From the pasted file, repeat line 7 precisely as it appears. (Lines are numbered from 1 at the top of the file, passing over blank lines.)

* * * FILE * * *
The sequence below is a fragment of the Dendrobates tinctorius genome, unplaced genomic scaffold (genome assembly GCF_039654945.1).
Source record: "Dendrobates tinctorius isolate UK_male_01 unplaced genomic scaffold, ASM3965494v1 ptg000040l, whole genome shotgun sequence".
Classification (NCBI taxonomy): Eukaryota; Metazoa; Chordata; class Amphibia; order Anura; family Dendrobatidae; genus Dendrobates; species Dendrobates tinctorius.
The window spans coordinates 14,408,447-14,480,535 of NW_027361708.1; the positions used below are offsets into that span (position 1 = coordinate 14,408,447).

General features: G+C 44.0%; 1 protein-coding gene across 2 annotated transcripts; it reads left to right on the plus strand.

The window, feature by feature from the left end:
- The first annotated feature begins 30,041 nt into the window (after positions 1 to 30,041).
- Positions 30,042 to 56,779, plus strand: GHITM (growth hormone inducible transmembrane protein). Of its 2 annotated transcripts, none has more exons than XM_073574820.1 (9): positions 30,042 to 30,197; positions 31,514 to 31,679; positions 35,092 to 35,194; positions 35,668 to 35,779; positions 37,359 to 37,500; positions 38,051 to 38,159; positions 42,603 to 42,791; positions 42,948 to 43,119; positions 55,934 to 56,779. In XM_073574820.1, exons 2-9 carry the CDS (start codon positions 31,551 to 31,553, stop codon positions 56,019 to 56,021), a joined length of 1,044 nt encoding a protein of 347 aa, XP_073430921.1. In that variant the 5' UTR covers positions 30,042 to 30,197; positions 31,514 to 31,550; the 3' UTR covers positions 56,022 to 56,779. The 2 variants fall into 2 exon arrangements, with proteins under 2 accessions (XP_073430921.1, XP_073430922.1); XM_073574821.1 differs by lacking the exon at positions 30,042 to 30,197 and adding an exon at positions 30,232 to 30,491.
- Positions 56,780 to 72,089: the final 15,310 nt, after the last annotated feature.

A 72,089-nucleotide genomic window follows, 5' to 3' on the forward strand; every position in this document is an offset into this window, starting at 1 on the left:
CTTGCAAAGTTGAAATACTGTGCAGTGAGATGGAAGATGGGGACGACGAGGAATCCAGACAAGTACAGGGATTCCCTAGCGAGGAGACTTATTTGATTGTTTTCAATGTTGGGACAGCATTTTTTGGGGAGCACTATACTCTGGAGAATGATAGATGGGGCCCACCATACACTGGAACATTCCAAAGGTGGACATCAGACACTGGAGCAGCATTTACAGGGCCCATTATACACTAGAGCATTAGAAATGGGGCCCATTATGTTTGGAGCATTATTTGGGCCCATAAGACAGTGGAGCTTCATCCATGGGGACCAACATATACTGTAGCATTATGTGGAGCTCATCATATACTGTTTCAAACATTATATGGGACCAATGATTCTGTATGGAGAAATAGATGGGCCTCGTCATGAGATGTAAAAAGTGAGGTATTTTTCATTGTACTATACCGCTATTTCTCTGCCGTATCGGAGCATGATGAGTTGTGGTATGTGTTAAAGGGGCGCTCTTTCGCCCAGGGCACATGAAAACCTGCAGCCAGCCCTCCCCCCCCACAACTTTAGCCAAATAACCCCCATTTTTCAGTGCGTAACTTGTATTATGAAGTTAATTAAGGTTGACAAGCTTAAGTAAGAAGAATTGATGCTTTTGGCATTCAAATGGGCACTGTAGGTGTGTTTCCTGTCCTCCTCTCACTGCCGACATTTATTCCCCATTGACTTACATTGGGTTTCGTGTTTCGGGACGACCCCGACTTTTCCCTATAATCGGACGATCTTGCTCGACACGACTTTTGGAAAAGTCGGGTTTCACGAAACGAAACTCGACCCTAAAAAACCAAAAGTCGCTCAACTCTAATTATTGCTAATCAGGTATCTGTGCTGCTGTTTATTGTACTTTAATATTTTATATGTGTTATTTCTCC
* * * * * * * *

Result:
- The first annotated feature begins 30,041 nt into the window (after positions 1 to 30,041).